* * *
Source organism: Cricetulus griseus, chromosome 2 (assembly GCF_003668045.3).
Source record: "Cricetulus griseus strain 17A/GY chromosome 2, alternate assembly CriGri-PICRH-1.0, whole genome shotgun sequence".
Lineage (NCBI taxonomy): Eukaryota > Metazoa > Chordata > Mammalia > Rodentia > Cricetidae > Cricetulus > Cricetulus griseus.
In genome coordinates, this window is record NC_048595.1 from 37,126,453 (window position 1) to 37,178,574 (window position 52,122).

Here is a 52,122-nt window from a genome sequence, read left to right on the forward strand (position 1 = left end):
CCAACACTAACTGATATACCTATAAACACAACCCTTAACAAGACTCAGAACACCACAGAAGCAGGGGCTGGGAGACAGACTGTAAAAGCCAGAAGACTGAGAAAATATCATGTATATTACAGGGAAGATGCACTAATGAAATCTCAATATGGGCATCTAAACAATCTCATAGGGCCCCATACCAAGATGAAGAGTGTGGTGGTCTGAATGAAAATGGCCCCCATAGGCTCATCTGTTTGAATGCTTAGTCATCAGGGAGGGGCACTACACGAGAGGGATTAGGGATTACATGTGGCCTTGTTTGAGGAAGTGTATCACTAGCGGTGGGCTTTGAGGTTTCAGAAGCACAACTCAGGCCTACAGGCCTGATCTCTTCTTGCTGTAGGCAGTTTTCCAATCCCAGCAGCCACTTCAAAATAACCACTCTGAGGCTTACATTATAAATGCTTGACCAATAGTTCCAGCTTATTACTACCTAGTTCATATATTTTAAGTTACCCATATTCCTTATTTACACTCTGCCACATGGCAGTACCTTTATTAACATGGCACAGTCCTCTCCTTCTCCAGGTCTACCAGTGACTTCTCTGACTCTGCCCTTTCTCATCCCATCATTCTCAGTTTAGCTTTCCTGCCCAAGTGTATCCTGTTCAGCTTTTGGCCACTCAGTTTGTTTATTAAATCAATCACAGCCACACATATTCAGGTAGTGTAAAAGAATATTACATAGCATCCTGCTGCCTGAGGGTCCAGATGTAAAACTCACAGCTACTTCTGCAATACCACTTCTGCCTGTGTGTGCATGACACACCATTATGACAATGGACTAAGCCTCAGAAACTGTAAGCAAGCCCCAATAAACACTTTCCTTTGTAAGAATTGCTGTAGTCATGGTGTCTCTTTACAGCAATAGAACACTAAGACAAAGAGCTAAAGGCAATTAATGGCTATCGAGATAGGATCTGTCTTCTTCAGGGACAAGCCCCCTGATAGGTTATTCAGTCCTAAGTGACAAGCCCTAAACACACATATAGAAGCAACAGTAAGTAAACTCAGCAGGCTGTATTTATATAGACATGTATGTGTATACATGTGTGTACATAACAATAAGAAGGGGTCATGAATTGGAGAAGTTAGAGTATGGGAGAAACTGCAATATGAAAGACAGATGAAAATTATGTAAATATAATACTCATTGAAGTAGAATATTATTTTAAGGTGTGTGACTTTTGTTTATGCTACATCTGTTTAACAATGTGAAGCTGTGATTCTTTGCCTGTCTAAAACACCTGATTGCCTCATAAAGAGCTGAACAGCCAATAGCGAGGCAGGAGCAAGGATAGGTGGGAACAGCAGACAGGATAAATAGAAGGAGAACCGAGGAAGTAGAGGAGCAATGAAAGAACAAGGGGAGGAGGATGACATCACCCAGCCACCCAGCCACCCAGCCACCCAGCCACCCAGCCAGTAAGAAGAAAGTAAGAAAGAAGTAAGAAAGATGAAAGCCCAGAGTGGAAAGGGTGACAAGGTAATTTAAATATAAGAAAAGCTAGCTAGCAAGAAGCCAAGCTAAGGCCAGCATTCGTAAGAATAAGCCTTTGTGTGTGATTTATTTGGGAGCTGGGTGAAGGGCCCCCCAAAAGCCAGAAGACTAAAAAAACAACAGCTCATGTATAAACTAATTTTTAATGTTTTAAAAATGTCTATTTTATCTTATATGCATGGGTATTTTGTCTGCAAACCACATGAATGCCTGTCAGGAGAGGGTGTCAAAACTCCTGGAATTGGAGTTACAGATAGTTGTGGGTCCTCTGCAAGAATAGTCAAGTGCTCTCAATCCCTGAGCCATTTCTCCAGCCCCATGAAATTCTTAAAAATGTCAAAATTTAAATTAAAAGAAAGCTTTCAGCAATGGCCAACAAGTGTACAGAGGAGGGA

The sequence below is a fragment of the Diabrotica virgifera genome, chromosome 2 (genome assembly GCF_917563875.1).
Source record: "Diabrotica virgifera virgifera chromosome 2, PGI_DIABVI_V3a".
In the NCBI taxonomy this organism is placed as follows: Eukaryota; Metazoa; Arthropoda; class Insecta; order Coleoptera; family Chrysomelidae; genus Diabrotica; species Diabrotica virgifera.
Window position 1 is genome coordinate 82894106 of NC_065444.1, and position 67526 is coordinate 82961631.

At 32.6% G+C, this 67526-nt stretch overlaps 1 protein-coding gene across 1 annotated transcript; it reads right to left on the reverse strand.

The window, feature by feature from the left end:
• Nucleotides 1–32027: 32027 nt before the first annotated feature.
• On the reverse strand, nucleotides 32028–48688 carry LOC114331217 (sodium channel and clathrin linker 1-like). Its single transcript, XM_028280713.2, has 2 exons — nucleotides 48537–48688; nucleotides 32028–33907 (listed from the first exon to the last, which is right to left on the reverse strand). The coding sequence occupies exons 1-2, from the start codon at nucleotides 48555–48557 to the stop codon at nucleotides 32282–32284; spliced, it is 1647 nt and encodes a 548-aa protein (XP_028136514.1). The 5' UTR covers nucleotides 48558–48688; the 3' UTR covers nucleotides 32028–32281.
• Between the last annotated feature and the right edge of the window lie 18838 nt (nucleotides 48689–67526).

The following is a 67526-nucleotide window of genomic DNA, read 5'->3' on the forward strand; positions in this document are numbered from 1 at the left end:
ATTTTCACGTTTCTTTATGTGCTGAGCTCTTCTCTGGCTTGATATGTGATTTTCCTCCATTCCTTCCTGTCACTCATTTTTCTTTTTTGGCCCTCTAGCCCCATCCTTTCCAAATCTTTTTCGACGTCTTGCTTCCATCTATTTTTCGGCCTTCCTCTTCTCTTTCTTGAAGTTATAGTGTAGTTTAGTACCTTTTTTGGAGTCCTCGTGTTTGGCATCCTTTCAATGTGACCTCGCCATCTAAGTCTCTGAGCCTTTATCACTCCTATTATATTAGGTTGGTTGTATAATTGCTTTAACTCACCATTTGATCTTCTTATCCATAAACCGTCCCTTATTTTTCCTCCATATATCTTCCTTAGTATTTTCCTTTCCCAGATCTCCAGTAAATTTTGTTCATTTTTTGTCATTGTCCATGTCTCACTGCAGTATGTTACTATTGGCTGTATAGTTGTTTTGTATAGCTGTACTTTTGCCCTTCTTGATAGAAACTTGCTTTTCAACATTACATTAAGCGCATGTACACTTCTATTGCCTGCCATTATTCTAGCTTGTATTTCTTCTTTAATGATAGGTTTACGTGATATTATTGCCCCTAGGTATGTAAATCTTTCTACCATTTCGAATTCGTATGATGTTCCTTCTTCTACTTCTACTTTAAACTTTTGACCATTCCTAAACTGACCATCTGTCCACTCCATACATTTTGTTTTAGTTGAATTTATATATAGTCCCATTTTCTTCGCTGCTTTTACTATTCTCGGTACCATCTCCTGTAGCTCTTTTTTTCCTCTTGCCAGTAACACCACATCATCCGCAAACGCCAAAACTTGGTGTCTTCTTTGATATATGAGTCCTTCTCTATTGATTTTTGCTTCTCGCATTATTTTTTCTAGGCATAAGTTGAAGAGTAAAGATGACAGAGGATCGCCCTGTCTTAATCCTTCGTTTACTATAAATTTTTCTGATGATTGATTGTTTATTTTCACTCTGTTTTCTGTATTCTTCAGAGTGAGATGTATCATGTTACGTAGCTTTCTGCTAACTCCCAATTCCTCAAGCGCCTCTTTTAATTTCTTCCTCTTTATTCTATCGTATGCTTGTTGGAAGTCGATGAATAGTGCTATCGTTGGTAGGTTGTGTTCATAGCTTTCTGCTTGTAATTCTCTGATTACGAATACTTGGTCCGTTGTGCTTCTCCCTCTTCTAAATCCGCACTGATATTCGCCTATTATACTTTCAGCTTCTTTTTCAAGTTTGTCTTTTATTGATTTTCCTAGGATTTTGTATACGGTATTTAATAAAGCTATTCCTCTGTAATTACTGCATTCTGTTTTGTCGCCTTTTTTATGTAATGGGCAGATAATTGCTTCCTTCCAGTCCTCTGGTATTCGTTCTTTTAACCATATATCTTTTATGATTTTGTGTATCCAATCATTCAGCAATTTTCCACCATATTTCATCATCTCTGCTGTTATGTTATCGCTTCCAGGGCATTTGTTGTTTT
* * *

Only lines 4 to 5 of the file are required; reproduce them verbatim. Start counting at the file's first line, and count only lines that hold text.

In genome coordinates, this window is record NC_048595.1 from 37,126,453 (window position 1) to 37,178,574 (window position 52,122).

Here is a 52,122-nt window from a genome sequence, read left to right on the forward strand (position 1 = left end):